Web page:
The alternate form of strip employs the batten strip 14 similarly to the previously described form. The alternate form is laid upon the roof sheathing 12, with the attachment edge 28 of one strip overlying the attachment edge 28 of the adjacent strip so that the indented portions 29 of the two strips interfit and align them:
selvesyas' shown in Fig. 7. The batten strip 14 is then forced downwardly over theparallelinclined surfaces 26 of the two adjacent strips until the hooks 23 on the batten strips snap into the hooking notches 25. This securely fastens the batten strips in place and provides a weather-tight, elongat'edcompartment 31 over the overlapped-edges .28 and the nails 32-.
It-will be noted the two forms are very similar when finally assembled. In the alternate form, however, the trough 13 of the previous form is incorporated" as part of the roofing strip per se.
While a specific form of the improvement has been described" and illustrated herein, it is to be understood that the same may be varied, within the scope of the appended claim", without departing from the spirit of the invention.
' Having thus deseribed 'the invention, what is claimed and desiredsecured-by Letters Patent is:
A sheet metal roofing construction comprising aplurality of'longitudinally extending sheet metal strips disposedupon a supporting structure,-each strip having a longitudinally extending verticalfla'nge on each side edge thereof, theadjacent flanges of i adjacent strips being in: spaced parallel relation and providing pairs thereof, and means engageable with said supporting structure and each pair of flanges for holding the strips in proper roof-forming: position, said means comprising an attachment trough member including a centrally disposed outwardly arched portion provided in the crest thereof with a" longitudinal: series of longitudinally disposed nail =holes; a plane portion at each side of said arched portion and engaging said supporting structure, plane portions extending" laterally and upwardlyfrom the outer edges of said supporting structure engaging portions in angular relation thereto, a flange projecting vertically upwardly from each of said angular portions and being in engagement with the inner face of a respective one of said strip flanges, said last mentioned flanges being extended laterally outwardly over the ends of said strip flanges and merging into side portions externally of said strip flanges which projcct downwardly in diverging rela tion to the strip flanges and which are provided with hooklike edges engaging said strip flanges externally thereof. and a batten strip including a portion spanning said strip flanges and side flanges engaging the outer walls of said downwardly diverging portions and terminating in inwardly directed hooks disposed beneath said hooklike edges of said downwardly diverging portions and in contact therewith References Citedrin theflle of this patent UNITEDSTATES PATENTS Australia Oct; 16; 1950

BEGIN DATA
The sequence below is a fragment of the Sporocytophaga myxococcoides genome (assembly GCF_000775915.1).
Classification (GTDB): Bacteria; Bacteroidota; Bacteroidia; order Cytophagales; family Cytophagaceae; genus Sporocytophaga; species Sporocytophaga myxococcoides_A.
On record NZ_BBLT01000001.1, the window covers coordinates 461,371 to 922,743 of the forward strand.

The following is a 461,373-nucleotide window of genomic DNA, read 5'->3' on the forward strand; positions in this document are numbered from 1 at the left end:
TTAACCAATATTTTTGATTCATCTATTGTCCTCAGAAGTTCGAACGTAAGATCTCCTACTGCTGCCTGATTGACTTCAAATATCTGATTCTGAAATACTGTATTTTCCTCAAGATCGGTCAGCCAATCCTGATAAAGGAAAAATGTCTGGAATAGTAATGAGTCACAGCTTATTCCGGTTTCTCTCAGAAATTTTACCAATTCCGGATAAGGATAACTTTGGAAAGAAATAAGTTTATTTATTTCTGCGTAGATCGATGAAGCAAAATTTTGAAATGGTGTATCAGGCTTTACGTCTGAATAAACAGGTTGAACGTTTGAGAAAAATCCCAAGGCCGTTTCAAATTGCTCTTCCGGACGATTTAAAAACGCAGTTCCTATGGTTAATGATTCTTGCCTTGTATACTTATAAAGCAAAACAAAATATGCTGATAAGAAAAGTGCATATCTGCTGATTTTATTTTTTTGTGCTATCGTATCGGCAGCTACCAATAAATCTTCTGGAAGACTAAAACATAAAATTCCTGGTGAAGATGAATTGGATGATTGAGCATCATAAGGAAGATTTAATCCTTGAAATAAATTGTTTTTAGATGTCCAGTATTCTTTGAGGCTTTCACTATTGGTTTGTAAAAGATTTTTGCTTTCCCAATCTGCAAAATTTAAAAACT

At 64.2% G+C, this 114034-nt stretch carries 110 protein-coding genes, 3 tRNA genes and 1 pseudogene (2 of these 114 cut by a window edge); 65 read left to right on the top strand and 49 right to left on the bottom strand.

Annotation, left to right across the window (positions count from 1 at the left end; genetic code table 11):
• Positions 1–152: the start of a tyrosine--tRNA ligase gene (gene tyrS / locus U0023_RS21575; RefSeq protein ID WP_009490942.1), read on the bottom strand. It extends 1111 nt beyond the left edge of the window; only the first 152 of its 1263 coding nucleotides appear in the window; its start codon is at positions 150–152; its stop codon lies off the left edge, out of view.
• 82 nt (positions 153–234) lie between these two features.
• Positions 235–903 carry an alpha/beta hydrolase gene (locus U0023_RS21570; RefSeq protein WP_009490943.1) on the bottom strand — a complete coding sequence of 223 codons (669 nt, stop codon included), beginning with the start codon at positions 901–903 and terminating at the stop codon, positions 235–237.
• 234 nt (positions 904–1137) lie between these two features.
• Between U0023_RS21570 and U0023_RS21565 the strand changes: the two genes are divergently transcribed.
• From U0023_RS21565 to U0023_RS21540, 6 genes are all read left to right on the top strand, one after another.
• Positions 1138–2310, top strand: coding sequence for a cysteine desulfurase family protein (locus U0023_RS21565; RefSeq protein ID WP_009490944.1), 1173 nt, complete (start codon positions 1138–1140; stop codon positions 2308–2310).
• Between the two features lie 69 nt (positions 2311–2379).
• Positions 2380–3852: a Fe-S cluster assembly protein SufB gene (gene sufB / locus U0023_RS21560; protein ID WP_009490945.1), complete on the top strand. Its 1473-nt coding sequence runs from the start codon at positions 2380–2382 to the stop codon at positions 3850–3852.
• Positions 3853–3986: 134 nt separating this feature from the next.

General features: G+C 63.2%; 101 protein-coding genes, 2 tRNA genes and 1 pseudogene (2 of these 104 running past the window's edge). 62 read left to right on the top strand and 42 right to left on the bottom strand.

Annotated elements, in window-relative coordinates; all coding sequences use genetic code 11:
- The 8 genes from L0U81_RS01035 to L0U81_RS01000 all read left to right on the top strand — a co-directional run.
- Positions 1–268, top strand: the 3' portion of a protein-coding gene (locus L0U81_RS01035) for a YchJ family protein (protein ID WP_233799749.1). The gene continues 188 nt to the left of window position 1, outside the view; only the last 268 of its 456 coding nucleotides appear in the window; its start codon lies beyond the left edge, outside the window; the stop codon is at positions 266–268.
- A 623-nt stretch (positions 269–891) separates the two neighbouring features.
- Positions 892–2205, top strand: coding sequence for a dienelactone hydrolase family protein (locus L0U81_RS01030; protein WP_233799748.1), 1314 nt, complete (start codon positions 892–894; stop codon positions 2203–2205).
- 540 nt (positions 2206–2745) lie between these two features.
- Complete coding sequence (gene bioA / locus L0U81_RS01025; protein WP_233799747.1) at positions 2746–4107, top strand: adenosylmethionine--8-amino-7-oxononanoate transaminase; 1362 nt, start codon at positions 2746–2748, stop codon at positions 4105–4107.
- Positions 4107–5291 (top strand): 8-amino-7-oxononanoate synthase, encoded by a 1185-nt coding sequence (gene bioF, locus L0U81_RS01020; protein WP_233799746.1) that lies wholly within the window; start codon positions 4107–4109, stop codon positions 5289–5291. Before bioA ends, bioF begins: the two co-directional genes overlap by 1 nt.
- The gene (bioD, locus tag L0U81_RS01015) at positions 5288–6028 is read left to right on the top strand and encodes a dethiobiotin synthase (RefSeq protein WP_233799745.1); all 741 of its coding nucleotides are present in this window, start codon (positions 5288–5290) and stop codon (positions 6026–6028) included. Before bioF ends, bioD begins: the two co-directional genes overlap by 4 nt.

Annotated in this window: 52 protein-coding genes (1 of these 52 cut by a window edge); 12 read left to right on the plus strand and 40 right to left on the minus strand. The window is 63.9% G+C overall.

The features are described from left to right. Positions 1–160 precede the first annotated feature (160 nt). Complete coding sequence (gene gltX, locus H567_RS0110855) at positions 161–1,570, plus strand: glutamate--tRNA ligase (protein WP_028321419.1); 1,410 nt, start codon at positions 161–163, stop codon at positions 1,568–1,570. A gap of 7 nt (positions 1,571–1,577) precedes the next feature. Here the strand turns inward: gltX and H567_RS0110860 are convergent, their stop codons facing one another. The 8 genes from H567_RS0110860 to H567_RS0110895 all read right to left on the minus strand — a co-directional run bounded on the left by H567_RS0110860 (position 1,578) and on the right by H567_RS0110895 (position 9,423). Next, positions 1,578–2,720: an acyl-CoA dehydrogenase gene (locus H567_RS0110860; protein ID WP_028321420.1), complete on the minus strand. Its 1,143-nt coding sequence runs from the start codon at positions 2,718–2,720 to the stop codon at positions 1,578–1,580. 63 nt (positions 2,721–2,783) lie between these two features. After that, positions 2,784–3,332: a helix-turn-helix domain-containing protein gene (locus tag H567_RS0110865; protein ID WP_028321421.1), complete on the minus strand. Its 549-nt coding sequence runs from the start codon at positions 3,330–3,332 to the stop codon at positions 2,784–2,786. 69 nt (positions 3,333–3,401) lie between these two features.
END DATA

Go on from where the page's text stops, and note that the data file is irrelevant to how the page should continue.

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|U.S. Classification||52/461, 52/469, 52/462|
|International Classification||E04D3/36, E04D3/366|